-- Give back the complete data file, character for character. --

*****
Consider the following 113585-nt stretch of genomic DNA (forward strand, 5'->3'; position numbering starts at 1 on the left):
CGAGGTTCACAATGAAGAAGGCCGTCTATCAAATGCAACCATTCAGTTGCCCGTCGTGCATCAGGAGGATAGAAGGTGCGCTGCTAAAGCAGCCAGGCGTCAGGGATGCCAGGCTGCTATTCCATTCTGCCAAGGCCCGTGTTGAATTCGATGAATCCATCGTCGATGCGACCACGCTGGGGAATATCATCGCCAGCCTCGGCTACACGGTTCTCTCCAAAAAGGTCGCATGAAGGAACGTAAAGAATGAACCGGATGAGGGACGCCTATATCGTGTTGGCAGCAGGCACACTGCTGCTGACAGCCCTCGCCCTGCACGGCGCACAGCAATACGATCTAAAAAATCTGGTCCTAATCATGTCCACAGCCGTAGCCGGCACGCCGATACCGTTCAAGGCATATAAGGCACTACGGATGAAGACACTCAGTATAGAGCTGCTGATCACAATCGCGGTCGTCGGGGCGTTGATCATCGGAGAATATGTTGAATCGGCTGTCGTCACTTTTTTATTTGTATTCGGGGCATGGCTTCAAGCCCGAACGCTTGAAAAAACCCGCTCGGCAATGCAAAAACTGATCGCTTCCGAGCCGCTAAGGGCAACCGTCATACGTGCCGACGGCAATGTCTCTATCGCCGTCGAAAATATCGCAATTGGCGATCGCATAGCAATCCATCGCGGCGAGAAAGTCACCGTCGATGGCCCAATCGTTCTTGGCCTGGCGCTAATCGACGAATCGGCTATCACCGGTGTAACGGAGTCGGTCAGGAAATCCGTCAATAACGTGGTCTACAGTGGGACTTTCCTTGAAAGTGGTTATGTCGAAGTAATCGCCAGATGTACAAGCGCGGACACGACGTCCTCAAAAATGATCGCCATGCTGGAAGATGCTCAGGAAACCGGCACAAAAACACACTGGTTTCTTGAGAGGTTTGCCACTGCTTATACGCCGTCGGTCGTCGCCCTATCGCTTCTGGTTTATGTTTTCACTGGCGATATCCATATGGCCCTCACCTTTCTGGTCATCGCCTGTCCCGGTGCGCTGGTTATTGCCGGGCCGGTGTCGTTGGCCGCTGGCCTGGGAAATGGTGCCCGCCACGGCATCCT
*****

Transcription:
Consider the following 113585-nt stretch of genomic DNA (forward strand, 5'->3'; position numbering starts at 1 on the left):
CGAGGTTCACAATGAAGAAGGCCGTCTATCAAATGCAACCATTCAGTTGCCCGTCGTGCATCAGGAGGATAGAAGGTGCGCTGCTAAAGCAGCCAGGCGTCAGGGATGCCAGGCTGCTATTCCATTCTGCCAAGGCCCGTGTTGAATTCGATGAATCCATCGTCGATGCGACCACGCTGGGGAATATCATCGCCAGCCTCGGCTACACGGTTCTCTCCAAAAAGGTCGCATGAAGGAACGTAAAGAATGAACCGGATGAGGGACGCCTATATCGTGTTGGCAGCAGGCACACTGCTGCTGACAGCCCTCGCCCTGCACGGCGCACAGCAATACGATCTAAAAAATCTGGTCCTAATCATGTCCACAGCCGTAGCCGGCACGCCGATACCGTTCAAGGCATATAAGGCACTACGGATGAAGACACTCAGTATAGAGCTGCTGATCACAATCGCGGTCGTCGGGGCGTTGATCATCGGAGAATATGTTGAATCGGCTGTCGTCACTTTTTTATTTGTATTCGGGGCATGGCTTCAAGCCCGAACGCTTGAAAAAACCCGCTCGGCAATGCAAAAACTGATCGCTTCCGAGCCGCTAAGGGCAACCGTCATACGTGCCGACGGCAATGTCTCTATCGCCGTCGAAAATATCGCAATTGGCGATCGCATAGCAATCCATCGCGGCGAGAAAGTCACCGTCGATGGCCCAATCGTTCTTGGCCTGGCGCTAATCGACGAATCGGCTATCACCGGTGTAACGGAGTCGGTCAGGAAATCCGTCAATAACGTGGTCTACAGTGGGACTTTCCTTGAAAGTGGTTATGTCGAAGTAATCGCCAGATGTACAAGCGCGGACACGACGTCCTCAAAAATGATCGCCATGCTGGAAGATGCTCAGGAAACCGGCACAAAAACACACTGGTTTCTTGAGAGGTTTGCCACTGCTTATACGCCGTCGGTCGTCGCCCTATCGCTTCTGGTTTATGTTTTCACTGGCGATATCCATATGGCCCTCACCTTTCTGGTCATCGCCTGTCCCGGTGCGCTGGTTATTGCCGGGCCGGTGTCGTTGGCCGCTGGCCTGGGAAATGGTGCCCGCCACGGCATCCT